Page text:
The Tempest And Much Ado About Nothing

Essay by PaperNerd ContributorHigh School, 12th grade August 2001

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Characters in both Much Ado About Nothing and The Tempest use deceit to help two people fall in love.

First, in Much Ado About Nothing, Don Pedro and Hero act as masters of deception in enamoring Benedict and Beatrice. Everyone knows that Benedict and Beatrice are far to recalcitrant to admit and confess their love for one another. This sure knowledge motivates all to join in the somewhat dishonest plan. Hero vociferously has a conversation about Benedict's unwavering love for Beatrice. Don Pedro and Claudio gab incessantly about Beatrice's true desire to have Benedict for herself. Both conversations are done with the intention of being overheard by the lovers. All are excited that their words are "overheard" and that Beatrice and Benedict are suddenly so enchanted with each other. Benedict eventually asks for Beatrice's hand in marriage. In my opinion, this deception was done with the best of intentions, and everyone ended up happy.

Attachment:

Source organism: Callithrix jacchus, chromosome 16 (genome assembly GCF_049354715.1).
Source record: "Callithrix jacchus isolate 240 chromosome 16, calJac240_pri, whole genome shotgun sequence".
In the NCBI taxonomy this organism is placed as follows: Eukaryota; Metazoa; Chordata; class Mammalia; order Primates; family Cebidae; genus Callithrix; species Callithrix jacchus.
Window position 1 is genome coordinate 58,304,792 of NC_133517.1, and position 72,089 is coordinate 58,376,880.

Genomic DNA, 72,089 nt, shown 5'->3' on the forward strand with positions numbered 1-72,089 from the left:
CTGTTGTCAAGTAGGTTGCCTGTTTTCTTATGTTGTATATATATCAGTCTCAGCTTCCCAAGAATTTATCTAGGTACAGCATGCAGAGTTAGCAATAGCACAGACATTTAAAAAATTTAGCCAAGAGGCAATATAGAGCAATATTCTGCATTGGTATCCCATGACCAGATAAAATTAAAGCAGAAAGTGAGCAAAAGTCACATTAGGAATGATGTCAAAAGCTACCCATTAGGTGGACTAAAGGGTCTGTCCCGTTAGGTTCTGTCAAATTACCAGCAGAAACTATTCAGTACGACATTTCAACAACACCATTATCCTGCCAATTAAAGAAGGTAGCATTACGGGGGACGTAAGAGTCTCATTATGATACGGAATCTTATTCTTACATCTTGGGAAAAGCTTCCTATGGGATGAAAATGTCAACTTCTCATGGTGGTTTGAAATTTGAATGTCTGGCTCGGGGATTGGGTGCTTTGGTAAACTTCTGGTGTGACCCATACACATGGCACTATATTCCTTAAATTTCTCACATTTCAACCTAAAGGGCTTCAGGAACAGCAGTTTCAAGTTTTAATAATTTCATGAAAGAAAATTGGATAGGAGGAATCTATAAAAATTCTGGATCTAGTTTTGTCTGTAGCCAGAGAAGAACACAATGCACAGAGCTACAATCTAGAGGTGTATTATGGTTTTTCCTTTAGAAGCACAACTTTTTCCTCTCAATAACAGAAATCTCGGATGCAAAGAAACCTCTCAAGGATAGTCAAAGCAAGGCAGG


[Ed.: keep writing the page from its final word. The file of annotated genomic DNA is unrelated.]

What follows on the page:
Moreover, Prospero, in The Tempest, is dishonest with Ferdinand as a part of his plan to unite Miranda and Ferdinand. Prospero is extremely sage, and his intelligence leads him to devise this wonderful scheme. Prospero allows Ferdinand to believe that his father is dead to catch him at his most vulnerable moment. Also, he makes Ferdinand work and slave. This way, not only would Miranda feel sympathy, but she would also go speak with Ferdinand. Miranda and Ferdinand feel madly in love and rejoiced in happiness. Prospero pretended not to know or care, but he was bubbling inside with excitement. His brilliant plan had been successful! This use of deception also brings about love and happiness.

The deception in these two literary works leads me to wonder, "Is lying always wrong?" I think that with good intentions, deception can sometimes be beneficial.